Given his history, Mitt Romney never made much sense as the last holdout for consistency.
Early Tuesday, our former governor turned Utah senator announced that he supports going forward on naming a successor to Supreme Court Justice Ruth Bader Ginsburg, who died Friday.
Some Democrats had identified Romney as one of the senators who might hold his party to the same standard it invoked four years ago, when it refused to vote on a Supreme Court nominee during a presidential election. No dice.
His announcement deals a huge blow to any Democratic hopes of slowing down the filling of Ginsburg’s seat. Even if Senators Lisa Murkowski and Susan Collins stick to their pledges to oppose moving forward — two big ifs, given their histories — it would still take two more votes to shut down the nomination. It’s hard to see where those two Republican votes are going to come from.
“The Constitution gives the president the power to nominate and the Senate the authority to provide advice and consent on Supreme Court nominees,” Romney said. “Accordingly, I intend to follow the Constitution and precedent in considering the president’s nominee. If the nominee reaches the Senate floor, I intend to vote based upon their qualifications.”
Romney justified his decision by saying, in effect, that two wrongs don’t make a right.
“That the Merrick Garland decision was unfair, and so therefore it has to be made up by doing something which also wouldn’t make a lot of sense — which is saying to President Trump you can’t get your nominee, either — that just doesn’t follow.”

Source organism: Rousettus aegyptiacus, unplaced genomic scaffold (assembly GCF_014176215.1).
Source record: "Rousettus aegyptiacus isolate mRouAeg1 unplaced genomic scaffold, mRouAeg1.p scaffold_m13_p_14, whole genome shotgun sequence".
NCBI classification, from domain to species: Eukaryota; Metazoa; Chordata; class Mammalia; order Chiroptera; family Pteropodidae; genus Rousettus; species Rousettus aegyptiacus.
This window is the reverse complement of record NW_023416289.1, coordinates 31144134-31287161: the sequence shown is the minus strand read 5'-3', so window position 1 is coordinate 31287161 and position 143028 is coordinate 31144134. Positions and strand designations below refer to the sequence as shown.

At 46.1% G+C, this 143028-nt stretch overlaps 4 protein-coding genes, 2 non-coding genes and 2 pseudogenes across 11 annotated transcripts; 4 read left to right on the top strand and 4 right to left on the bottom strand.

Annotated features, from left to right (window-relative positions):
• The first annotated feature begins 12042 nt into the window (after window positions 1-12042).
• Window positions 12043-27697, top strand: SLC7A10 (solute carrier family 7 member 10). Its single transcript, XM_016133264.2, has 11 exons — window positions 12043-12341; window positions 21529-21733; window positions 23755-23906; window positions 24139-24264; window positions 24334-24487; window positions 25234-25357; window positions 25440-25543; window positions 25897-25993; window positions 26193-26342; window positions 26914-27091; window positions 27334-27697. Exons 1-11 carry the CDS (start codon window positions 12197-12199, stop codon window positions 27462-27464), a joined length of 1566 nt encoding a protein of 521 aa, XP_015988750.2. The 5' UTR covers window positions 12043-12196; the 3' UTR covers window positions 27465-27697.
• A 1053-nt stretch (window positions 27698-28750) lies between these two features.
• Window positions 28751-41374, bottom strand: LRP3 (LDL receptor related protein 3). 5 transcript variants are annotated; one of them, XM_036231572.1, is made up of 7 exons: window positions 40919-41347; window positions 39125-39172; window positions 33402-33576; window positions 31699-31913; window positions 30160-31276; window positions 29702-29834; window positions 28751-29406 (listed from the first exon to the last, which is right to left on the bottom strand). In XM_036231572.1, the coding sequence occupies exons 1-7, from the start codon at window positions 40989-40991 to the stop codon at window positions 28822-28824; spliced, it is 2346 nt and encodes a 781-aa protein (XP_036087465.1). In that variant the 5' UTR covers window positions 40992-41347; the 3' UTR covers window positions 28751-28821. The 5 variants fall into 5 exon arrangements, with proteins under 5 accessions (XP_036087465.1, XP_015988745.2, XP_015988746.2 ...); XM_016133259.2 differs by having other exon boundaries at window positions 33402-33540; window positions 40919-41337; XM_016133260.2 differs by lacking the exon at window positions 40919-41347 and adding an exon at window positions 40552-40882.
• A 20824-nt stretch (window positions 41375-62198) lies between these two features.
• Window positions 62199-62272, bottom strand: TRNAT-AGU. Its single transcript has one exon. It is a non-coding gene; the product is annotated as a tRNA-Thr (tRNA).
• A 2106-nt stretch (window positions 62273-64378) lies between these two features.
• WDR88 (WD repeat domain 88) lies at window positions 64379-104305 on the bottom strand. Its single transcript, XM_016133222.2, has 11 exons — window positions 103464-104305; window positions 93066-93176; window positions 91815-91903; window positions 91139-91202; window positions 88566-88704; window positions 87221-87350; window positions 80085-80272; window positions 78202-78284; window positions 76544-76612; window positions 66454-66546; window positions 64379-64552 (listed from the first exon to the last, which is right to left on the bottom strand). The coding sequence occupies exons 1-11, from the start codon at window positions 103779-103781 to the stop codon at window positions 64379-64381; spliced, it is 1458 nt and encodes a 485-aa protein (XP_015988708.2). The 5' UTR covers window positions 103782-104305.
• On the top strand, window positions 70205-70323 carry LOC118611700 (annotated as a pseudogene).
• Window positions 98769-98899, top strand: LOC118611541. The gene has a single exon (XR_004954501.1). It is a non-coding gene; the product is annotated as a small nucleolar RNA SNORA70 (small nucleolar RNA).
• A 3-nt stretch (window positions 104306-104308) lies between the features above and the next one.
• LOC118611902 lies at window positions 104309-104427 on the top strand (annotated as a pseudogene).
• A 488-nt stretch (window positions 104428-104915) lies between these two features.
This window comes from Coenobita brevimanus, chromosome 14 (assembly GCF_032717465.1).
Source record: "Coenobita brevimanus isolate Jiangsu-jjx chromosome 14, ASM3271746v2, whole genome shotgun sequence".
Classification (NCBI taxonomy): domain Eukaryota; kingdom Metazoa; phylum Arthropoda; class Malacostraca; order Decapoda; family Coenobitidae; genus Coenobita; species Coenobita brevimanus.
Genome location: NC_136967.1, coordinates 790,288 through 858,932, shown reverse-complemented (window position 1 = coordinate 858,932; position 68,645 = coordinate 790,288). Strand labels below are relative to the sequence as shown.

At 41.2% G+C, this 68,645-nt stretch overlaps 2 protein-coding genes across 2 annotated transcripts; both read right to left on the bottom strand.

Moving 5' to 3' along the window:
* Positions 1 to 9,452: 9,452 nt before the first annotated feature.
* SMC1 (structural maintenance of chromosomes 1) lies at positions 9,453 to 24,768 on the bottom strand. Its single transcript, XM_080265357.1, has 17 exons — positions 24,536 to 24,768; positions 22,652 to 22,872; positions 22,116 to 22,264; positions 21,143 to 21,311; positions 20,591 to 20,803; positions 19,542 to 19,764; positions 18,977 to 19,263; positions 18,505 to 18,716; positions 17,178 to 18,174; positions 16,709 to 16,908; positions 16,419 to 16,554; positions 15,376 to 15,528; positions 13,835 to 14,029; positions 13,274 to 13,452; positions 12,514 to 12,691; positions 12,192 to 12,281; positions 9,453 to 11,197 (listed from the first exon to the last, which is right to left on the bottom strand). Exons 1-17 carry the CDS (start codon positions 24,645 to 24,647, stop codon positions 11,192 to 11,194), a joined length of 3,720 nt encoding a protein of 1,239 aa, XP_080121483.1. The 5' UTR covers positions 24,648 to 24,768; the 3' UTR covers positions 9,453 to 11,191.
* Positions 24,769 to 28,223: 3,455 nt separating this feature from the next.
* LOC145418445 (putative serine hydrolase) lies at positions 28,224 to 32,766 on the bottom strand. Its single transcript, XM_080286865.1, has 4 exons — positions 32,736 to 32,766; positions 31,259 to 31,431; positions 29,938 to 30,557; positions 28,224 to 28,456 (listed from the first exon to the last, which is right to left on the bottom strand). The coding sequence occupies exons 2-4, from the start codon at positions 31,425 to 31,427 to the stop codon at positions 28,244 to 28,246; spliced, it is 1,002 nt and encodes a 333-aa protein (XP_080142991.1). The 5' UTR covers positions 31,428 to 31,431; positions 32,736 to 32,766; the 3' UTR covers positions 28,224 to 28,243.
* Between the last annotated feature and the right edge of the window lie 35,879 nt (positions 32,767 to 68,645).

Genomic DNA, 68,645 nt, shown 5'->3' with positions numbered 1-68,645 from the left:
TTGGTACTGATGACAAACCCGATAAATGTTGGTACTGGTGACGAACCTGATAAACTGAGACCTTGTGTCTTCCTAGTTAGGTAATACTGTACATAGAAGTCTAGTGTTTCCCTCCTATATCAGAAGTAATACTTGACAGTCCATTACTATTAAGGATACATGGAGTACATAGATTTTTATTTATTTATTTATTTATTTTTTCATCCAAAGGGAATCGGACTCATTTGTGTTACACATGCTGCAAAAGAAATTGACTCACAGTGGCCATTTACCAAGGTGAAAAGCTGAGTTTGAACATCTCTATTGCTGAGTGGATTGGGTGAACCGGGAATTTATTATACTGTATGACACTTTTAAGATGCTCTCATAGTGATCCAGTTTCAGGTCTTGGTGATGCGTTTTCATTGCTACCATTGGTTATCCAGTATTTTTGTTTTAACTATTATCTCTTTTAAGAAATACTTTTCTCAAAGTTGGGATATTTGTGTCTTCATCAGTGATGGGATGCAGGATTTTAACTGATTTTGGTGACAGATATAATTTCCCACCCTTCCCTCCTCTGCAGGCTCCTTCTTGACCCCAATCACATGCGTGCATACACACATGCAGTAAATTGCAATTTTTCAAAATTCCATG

And just that easily, he blithely endorsed a total double standard.
But Mitt’s principles have proven a bit malleable before, right?
He ran for Senate in 1994 as a moderate, pro-choice Republican, espousing positions he has long since abandoned.
Back then, he spoke of being Lenore Romney’s son, noting that his mother had become a convert to the cause after a relative’s illegal abortion. Now, he has no qualms about potentially helping to drive the last nail in the coffin of Roe v. Wade.
To be fair, Romney has been one of the few Republicans in Congress willing to cross swords with President Trump. He was the lone member of the GOP who voted to convict at Trump’s impeachment trial. That’s a brave vote by any standard.
But there’s something about Trump that brings out Mitt’s flair for equivocation. He is a Never Trumper, except for the frequent times he is something else.
During the 2016 campaign, he was a blistering, and insightful, critic of the eventual GOP nominee.
But that didn’t stop him from turning up at Trump Tower on bended knee after the election, in what may have been a disastrous audition for secretary of state. He’d barely left the building before Trump was reportedly gleefully mocking him.
The Republicans' desire to move quickly to grab this seat isn’t hard to understand. This moment is the culmination of a long campaign to firmly seize control of the Supreme Court. For a minority party — Trump lost the popular vote, remember — it’s their most powerful vehicle for long-term political power. What they intend to do with that power unnerves me, as does the ruthless means by which they seized it.
What bothers me about Romney is his opportunism posing as high-mindedness. He invokes the Constitution, but he is really all about winning. Romney pretends to be above shallow partisan politics. Yet he ends up, over and over again, standing with all the other partisans.
But that’s who Romney is. He was for universal health care until he was against it. He loved Massachusetts until it didn’t fit his political purposes. He despises Trump, but only sometimes. He wants a conservative court, and doesn’t seem to care that he voted to oust the president who is now making the appointment.
In Romney’s State House days, sometimes it could be fascinating to try to puzzle out his next move, and how it might contrast with his last one.
Now, with the country on fire, his latest piece of expedience feels more explosive than entertaining.